Just back to duty and still very saddle sore.
The only really professional thing that I have done this week was a consultation for a manager seeking advice on how to manage a particular problem. This got me thinking.
Most professionals know, I think, that the capacity to listen is a key professional skill. This holds equally true for a lawyer, management consultant or doctor. The problem for most of us, however, is that time is limited and that as soon as we identify a problem we switch into problem solving mode. See problem, fix problem.
The difficulty here is that the first identified problem or problems may not be, often is not, the key problem. This is true whether dealing with individual or corporate problems. Too often, the first identified problem is either one of a number of problems or simply a symptom of a deeper underling problem. So we need to probe through active listening.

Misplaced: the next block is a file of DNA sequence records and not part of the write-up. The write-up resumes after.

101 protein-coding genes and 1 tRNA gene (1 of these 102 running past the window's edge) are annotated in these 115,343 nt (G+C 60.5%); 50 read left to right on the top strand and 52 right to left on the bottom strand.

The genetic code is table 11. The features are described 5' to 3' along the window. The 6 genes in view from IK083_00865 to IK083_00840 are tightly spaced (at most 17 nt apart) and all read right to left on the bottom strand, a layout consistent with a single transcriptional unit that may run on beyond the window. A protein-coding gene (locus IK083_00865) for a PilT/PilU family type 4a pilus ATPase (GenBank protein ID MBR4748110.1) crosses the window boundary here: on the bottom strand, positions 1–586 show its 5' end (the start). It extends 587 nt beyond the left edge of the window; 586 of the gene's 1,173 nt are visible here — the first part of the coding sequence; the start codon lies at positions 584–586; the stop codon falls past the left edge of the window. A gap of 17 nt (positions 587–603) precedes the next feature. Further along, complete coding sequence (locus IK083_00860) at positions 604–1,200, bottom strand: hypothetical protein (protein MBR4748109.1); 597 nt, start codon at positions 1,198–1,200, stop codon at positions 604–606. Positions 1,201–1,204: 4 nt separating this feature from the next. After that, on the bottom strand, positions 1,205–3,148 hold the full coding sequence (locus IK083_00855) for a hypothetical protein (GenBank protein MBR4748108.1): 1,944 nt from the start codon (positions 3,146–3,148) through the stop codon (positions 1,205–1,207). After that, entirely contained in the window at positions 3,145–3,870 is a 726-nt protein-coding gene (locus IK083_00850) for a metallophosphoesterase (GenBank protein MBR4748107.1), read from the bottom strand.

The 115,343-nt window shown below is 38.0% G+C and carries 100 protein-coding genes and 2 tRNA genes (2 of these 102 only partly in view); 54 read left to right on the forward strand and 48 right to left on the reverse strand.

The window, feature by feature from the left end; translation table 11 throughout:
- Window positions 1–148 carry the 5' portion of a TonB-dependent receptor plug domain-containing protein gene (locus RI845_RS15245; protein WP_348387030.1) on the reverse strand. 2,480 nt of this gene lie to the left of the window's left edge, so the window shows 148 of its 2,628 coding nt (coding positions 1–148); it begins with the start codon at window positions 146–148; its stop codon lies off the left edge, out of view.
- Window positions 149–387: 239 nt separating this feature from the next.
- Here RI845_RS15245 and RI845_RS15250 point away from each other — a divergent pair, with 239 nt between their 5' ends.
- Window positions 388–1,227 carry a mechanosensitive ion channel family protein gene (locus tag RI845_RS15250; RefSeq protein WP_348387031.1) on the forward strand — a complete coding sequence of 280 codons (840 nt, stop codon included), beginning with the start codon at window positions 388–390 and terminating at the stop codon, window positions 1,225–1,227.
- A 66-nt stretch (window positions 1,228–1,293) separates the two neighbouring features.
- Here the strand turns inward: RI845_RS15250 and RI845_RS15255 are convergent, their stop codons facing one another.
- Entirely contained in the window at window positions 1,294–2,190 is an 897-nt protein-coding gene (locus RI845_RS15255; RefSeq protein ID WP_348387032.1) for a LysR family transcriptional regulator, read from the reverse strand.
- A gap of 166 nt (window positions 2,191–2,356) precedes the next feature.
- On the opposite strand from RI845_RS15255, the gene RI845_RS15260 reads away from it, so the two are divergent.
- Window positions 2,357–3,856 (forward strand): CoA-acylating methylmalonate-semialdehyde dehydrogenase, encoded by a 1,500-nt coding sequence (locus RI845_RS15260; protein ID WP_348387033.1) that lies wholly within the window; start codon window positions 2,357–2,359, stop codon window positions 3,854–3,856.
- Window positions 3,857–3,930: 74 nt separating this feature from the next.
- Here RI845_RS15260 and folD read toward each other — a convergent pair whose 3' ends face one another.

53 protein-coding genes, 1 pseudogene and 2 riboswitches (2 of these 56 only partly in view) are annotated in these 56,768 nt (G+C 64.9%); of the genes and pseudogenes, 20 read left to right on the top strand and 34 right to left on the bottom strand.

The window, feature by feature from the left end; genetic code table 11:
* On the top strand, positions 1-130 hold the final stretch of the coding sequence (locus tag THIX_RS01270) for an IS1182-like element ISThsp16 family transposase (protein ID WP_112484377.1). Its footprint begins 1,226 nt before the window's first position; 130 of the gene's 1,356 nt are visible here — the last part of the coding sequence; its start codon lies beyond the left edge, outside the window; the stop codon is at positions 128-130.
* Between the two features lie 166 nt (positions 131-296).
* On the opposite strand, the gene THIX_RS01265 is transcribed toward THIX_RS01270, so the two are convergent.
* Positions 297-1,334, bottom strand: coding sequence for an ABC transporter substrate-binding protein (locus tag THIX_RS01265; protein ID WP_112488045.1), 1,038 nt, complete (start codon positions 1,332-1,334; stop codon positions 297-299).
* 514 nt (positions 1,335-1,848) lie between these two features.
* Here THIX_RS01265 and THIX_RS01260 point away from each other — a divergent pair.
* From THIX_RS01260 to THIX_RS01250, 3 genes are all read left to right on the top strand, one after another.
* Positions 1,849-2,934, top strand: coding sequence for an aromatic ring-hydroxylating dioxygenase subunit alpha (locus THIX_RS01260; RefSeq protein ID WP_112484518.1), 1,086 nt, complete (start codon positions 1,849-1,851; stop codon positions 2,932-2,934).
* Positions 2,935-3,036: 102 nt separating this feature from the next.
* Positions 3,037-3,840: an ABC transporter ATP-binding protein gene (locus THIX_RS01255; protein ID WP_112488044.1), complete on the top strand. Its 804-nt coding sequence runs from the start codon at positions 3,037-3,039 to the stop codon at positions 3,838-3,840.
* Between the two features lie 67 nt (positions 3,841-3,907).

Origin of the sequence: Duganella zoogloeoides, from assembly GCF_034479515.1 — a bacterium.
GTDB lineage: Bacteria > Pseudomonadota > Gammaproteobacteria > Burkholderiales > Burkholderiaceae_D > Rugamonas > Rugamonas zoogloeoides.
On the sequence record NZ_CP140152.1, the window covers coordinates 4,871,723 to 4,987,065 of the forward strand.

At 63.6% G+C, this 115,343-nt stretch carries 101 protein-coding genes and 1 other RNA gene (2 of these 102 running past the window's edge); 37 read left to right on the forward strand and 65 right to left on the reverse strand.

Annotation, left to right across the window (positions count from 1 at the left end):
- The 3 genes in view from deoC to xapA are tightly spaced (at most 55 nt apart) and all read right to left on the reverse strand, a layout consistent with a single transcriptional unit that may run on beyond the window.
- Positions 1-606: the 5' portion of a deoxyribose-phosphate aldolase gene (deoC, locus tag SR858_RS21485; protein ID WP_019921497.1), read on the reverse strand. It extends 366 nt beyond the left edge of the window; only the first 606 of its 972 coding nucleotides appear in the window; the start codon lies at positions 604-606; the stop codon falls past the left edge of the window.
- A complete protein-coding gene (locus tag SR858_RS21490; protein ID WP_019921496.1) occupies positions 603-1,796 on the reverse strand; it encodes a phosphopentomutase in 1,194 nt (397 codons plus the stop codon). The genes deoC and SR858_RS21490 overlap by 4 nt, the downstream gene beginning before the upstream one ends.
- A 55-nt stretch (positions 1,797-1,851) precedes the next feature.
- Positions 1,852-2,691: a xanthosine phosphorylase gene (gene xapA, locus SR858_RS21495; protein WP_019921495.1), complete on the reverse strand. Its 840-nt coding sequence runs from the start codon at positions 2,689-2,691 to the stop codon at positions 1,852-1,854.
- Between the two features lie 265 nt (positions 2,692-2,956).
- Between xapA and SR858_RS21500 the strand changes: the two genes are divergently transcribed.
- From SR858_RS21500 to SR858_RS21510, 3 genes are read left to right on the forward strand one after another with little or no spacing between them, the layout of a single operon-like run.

Active listening involves several different processes.
One is simply the gathering of information. We do this by listening and by asking questions. We also have to analyse the information as we go along. What does it mean? What additional information do we need? This leads to further questions.
We also have to test the ideas we are forming. This may be done by asking questions or by summarising, testing our conclusions with the client.
Summarising can be used as a validity test, but it is also used to change a direction in the discussion. In this second case, we summarise and then ask a question, taking the conversation in a new direction.
We can all consciously practice these steps.